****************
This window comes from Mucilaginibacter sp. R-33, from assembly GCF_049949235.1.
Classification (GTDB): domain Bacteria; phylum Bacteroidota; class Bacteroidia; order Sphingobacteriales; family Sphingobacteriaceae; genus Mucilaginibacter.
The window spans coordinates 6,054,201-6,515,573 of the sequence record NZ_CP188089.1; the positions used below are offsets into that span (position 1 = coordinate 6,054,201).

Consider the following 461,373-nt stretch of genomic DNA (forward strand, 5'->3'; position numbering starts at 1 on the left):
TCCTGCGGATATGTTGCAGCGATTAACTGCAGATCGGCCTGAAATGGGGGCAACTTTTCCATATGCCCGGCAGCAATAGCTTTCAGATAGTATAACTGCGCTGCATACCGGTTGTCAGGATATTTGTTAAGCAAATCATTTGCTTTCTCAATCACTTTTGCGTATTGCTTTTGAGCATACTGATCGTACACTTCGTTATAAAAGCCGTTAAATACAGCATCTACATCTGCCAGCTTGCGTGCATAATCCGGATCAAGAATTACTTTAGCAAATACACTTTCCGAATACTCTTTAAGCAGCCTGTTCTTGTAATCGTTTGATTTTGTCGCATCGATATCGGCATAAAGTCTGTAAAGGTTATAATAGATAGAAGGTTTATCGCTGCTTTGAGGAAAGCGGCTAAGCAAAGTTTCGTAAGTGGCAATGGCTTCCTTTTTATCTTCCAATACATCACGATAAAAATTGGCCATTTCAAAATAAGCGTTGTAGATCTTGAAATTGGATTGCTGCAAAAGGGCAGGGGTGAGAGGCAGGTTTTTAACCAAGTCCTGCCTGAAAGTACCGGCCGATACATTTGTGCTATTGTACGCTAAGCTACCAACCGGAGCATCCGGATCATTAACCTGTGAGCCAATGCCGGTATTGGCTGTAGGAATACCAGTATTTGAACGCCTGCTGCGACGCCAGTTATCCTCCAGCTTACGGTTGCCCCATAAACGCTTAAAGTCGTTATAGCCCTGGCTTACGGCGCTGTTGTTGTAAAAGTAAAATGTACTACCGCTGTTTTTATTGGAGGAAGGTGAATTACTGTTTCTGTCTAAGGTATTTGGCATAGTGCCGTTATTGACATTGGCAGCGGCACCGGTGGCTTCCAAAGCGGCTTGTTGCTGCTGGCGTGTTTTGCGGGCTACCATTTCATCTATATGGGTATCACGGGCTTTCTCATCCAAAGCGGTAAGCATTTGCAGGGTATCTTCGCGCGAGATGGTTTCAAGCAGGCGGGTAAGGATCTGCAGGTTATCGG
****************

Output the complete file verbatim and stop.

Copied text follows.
This window comes from Mucilaginibacter sp. R-33, from assembly GCF_049949235.1.
Classification (GTDB): domain Bacteria; phylum Bacteroidota; class Bacteroidia; order Sphingobacteriales; family Sphingobacteriaceae; genus Mucilaginibacter.
The window spans coordinates 6,054,201-6,515,573 of the sequence record NZ_CP188089.1; the positions used below are offsets into that span (position 1 = coordinate 6,054,201).

Consider the following 461,373-nt stretch of genomic DNA (forward strand, 5'->3'; position numbering starts at 1 on the left):
TCCTGCGGATATGTTGCAGCGATTAACTGCAGATCGGCCTGAAATGGGGGCAACTTTTCCATATGCCCGGCAGCAATAGCTTTCAGATAGTATAACTGCGCTGCATACCGGTTGTCAGGATATTTGTTAAGCAAATCATTTGCTTTCTCAATCACTTTTGCGTATTGCTTTTGAGCATACTGATCGTACACTTCGTTATAAAAGCCGTTAAATACAGCATCTACATCTGCCAGCTTGCGTGCATAATCCGGATCAAGAATTACTTTAGCAAATACACTTTCCGAATACTCTTTAAGCAGCCTGTTCTTGTAATCGTTTGATTTTGTCGCATCGATATCGGCATAAAGTCTGTAAAGGTTATAATAGATAGAAGGTTTATCGCTGCTTTGAGGAAAGCGGCTAAGCAAAGTTTCGTAAGTGGCAATGGCTTCCTTTTTATCTTCCAATACATCACGATAAAAATTGGCCATTTCAAAATAAGCGTTGTAGATCTTGAAATTGGATTGCTGCAAAAGGGCAGGGGTGAGAGGCAGGTTTTTAACCAAGTCCTGCCTGAAAGTACCGGCCGATACATTTGTGCTATTGTACGCTAAGCTACCAACCGGAGCATCCGGATCATTAACCTGTGAGCCAATGCCGGTATTGGCTGTAGGAATACCAGTATTTGAACGCCTGCTGCGACGCCAGTTATCCTCCAGCTTACGGTTGCCCCATAAACGCTTAAAGTCGTTATAGCCCTGGCTTACGGCGCTGTTGTTGTAAAAGTAAAATGTACTACCGCTGTTTTTATTGGAGGAAGGTGAATTACTGTTTCTGTCTAAGGTATTTGGCATAGTGCCGTTATTGACATTGGCAGCGGCACCGGTGGCTTCCAAAGCGGCTTGTTGCTGCTGGCGTGTTTTGCGGGCTACCATTTCATCTATATGGGTATCACGGGCTTTCTCATCCAAAGCGGTAAGCATTTGCAGGGTATCTTCGCGCGAGATGGTTTCAAGCAGGCGGGTAAGGATCTGCAGGTTATCGG